Haines Herring is a semi-regular local news parody column.
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By Lucy Nieboer

As the equinox approaches, community members are eagerly preparing for spring. For some this means starting seedlings for greenhouse gardens. Others are finalizing plans for summer building projects. For a select few, spring means one thing – Free Piles.

As travelers make room for newly-acquired souvenirs, and homesteaders discard clutter for more efficient months ahead, the inevitability of a bountiful Free Pile Season is as certain as the greening of the leaves on the trees.

Free sign near the Haines Harbor. (Lex Treinen/Chilkat Valley News)

Marjorie Miser, Free Pile aficionado, is preparing for her busiest time of year.

“I rest to conserve my energy in the wintertime because by the time folks start their spring cleaning, it’s non-stop,” she said.

She spoke with CVN last week in her home (smartly furnished from the Free Piles of Haines).

“Now check this out,” she said, holding up an alarm clock in the shape of a mallard, “I never in a million years would have chosen this thing in the store, but I found it in a free pile on FAA Road, and something about that made it all the more special. It even quacks on the hour.”

Miser, a longtime Haines resident, leads a small group of equally passionate freegans. They call themselves the Chilkat Valley Scavenger Club. Meeting weekly in a rented warehouse storage space, they map Free Pile locations, exchange information on acquired goods, swap unwanted finds, and brainstorm ideas on best use of less common items. Last year the group hosted a seminar where they learned to create doormats out of jettisoned electrical cords and tangled gillnets.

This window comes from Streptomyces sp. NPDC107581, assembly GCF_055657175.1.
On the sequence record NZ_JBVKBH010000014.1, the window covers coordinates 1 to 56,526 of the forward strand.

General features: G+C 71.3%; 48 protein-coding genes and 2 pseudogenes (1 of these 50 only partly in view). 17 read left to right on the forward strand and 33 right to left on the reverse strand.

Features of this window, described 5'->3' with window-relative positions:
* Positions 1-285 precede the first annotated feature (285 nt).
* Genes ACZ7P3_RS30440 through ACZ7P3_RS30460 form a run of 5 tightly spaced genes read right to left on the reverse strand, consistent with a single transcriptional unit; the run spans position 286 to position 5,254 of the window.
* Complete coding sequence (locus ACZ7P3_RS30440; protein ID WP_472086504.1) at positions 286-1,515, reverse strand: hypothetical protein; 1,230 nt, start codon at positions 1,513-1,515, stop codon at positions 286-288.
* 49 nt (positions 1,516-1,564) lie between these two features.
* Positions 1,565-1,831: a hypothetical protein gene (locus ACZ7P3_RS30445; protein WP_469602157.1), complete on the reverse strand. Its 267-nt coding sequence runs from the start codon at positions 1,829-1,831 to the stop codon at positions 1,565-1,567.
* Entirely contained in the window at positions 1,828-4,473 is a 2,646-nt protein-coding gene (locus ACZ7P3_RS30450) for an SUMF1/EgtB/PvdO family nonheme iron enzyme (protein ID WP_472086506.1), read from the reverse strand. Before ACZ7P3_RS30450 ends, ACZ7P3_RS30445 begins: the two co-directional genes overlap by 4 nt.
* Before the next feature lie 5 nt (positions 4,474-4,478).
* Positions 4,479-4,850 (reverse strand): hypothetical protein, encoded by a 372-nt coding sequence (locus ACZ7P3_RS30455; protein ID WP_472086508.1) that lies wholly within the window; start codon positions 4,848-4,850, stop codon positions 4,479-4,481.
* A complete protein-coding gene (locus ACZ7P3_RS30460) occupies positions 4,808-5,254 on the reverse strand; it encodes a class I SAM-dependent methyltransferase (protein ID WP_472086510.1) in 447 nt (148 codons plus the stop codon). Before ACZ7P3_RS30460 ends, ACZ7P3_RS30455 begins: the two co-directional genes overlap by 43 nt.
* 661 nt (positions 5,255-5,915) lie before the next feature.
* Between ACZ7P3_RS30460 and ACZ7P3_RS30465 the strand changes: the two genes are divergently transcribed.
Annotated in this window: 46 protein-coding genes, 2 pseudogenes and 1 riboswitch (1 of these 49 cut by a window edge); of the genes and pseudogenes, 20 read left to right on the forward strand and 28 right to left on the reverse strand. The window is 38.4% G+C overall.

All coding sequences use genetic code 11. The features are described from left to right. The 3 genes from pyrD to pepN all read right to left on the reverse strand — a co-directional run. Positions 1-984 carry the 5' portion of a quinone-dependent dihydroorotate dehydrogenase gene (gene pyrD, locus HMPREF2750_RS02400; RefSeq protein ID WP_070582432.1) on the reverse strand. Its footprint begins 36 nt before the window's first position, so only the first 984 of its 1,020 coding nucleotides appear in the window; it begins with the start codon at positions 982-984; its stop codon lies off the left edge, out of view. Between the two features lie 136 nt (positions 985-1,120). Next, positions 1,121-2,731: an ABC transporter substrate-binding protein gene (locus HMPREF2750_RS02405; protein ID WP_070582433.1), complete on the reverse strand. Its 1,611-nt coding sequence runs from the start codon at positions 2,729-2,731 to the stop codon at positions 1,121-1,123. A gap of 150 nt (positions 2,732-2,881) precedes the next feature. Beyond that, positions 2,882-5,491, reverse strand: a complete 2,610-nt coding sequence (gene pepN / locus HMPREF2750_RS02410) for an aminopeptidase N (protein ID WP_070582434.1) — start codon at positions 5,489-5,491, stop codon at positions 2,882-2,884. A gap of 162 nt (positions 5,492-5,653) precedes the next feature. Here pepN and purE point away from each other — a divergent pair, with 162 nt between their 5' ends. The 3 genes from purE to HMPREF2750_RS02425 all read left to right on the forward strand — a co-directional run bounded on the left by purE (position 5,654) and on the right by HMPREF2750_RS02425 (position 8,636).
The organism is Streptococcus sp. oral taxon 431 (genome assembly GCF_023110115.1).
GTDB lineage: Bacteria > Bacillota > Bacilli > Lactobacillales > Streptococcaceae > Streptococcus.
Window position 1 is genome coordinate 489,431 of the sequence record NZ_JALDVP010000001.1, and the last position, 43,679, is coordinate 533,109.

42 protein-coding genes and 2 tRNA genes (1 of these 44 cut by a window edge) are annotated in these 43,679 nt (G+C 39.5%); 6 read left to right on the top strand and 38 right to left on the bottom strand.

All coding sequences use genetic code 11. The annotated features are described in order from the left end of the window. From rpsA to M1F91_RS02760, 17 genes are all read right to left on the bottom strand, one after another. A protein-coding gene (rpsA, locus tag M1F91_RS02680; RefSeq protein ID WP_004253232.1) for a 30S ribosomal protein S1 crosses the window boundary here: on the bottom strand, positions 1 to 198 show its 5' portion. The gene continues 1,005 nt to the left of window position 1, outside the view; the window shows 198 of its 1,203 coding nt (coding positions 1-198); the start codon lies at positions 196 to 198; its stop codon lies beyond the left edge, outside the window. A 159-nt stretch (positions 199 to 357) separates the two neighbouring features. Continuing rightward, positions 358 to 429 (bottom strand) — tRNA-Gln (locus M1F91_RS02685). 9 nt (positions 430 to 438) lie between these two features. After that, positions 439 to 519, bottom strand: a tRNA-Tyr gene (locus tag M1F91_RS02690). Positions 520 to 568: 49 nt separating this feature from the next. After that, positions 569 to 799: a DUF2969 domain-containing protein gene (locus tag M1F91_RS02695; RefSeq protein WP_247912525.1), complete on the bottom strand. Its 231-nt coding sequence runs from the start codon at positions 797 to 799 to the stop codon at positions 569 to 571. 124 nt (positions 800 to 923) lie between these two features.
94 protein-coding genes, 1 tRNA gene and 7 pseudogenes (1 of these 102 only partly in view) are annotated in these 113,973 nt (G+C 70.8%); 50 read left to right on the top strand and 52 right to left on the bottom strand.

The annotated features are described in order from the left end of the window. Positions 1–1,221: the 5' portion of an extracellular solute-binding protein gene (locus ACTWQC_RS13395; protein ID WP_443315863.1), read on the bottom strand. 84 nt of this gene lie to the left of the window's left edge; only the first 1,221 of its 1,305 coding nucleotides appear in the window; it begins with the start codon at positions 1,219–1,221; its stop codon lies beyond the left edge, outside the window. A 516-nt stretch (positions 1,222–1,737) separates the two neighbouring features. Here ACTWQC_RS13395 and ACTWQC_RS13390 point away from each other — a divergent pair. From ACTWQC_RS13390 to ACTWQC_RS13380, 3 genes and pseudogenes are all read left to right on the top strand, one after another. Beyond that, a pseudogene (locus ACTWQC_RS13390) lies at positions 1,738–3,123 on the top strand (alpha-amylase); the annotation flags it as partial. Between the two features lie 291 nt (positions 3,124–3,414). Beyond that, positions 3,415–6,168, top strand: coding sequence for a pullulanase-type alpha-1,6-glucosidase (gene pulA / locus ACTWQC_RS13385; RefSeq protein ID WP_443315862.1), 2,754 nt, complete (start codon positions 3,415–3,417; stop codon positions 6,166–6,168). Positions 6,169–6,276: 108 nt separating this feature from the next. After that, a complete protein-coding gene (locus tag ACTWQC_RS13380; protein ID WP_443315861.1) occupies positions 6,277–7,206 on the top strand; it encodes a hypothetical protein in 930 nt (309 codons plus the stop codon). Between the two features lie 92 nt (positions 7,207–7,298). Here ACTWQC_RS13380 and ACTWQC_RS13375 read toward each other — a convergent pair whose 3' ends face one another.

This summer, the Scavenger Club plans to host several additional workshops in collaboration with the Haines Recycling Center and the library’s Monday mending circle, such as: This was Free – Now What? – Making Space for Life’s Little Treasures, Automotive Parts as Decor, and Gratis Belle – The Art of the Free Pile.

“We created this group to remind folks that the best things in life are free,” said Miser, “And “And to be honest we were running out of space for all our stuff.”